C is for Carnival…and Condom

via Trinidad ExpressWHO warns: New HIV infections will occur through marital sex By GERARD BEST

Somebody's sleeping in your bed!

Michelle Sylvester's singsong chorus could assume a sinister undertone following a release from the World Health Organisation (WHO) that warns that many new HIV infections will occur through marital sex, usually from husband to wife. The WHO release exposes the fallacy that HIV/AIDS is a "gay phenomenon" and debunks the myth that marriage somehow offers automatic protection from HIV/AIDS.

More than that, the WHO message underscores that unfaithful sexual partners, married or otherwise, are key factors in the spread of HIV, giving the saucy soca song a dark dimension and serving to remind us all of the danger of HIV transmission by unprotected sexual contact during this Carnival season.

The songstress' chorus may prove to be of special worth to female revellers, though. All over the world, the proportion of women and girls infected with HIV is increasing. Half of the 39.4 million people now living with HIV/AIDS worldwide are women. In Trinidad and Tobago, in the 15-24 age group, 74 per cent of new infections are occurring among females. Overall, about half of all our new infections are occurring in females. This HIV transmission pattern has grave implications for the future of our society.

Rape and other forms of sexual violence is a key factor in the women's risk of contracting the virus. Especially for young women, the risk of vaginal microlesions, which are entry points for the virus, increases during coerced intercourse. Patricia St Bernard, executive director of the Rape Crisis Society of Trinidad and Tobago, emphasised the need to take responsibility for our own personal safety during the Carnival season, pointing to "a slight increase in the number of clients reporting rape after Carnival." However, although the Fact Sheet for World AIDS Day 2004, warns that one in five women will be a victim of rape or attempted rape in her lifetime, the vast majority of HIV infections in women across the globe occur as a result of unprotected consensual intercourse with men.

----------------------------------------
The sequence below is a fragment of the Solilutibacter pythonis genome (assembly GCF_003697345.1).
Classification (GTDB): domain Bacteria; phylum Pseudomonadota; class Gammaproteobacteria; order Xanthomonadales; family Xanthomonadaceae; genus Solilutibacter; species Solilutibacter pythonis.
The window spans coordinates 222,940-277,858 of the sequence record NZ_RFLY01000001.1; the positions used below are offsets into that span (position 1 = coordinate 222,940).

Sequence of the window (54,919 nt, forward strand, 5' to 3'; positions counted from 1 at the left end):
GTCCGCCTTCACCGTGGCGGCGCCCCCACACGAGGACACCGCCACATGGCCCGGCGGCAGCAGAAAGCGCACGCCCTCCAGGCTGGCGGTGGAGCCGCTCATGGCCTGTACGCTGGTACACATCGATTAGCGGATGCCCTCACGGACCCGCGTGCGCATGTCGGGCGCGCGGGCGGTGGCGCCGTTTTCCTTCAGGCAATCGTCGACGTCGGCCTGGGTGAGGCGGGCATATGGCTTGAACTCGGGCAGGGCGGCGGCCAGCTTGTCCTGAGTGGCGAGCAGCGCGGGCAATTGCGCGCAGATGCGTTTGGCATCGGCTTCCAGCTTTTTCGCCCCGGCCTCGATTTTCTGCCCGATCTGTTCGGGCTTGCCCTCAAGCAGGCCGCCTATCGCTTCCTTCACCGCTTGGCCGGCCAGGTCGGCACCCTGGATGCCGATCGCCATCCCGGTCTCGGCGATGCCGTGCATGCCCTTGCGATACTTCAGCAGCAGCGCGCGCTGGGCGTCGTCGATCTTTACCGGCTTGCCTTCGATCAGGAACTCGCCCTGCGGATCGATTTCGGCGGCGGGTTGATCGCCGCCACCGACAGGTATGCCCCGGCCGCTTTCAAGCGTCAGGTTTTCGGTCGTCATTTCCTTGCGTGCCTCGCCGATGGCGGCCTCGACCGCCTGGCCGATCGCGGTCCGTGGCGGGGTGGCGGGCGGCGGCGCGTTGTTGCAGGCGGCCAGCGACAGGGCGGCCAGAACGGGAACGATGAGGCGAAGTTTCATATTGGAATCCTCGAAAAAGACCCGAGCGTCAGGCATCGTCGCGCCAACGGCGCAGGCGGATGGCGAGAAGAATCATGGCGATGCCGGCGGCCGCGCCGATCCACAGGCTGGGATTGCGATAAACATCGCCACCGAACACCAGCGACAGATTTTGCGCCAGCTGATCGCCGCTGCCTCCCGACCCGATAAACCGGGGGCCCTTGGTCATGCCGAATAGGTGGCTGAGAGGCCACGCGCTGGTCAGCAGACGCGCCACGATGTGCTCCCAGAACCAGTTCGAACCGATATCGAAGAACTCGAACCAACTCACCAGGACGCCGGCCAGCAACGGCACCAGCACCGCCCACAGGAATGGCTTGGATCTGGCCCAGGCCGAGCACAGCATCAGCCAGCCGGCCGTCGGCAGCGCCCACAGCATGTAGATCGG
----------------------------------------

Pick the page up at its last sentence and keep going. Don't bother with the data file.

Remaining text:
In the Caribbean, some cultural realities favour the spread of the disease. For married or unmarried men in the Caribbean-the place with the second highest prevalence of HIV/AIDS in the world, with an estimated 440,000 people living with HIV/AIDS-multiple partners (including sex workers) are culturally accepted. This, in spite of the general knowledge that any form of sex with a commercial sex practitioner, whether oral, anal or vaginal, is extremely high-risk behaviour for the transmission of HIV and other sexually transmitted infections (STIs). Caribbean women and girls, in turn, face increased risk.

Dr Amery Browne, technical director of the National AIDS Coordinating Committee (NACC), said that the persistent infidelity "informs us that the information on HIV prevention should not just be polarised between abstinence and condom use, but must also include the message: 'Be Faithful'."

Here are some tips of personal safety from Rape Crisis Society of Trinidad and Tobago:

- When you go out, don't go alone. Remain in groups and avoid dark places.

If must walk alone however, walk on the side of the street which allows you to face oncoming traffic. If you suspect that a car is tailing you, do not divert from your original course. Always run in the same direction that you were heading initially.

- Arrange all transport to and from events beforehand. Most importantly, arrange transport to get back home.

Always tell someone where you are going and what time to expect you back home.

- Observe carefully how drinks are being prepared. Do not take drinks from strangers.

- Avoid getting intoxicated.

- Know where your car is parked. Have your keys with you so that you can open your car door right away.

- Women should not travel in cars with men only.

- Do not engage in any conversation with a stranger through the open window of a car.

- Do not give rides to strangers.

- Get a working cell phone and learn how to use it. A working knowledge of basic self-defense techniques is also an asset.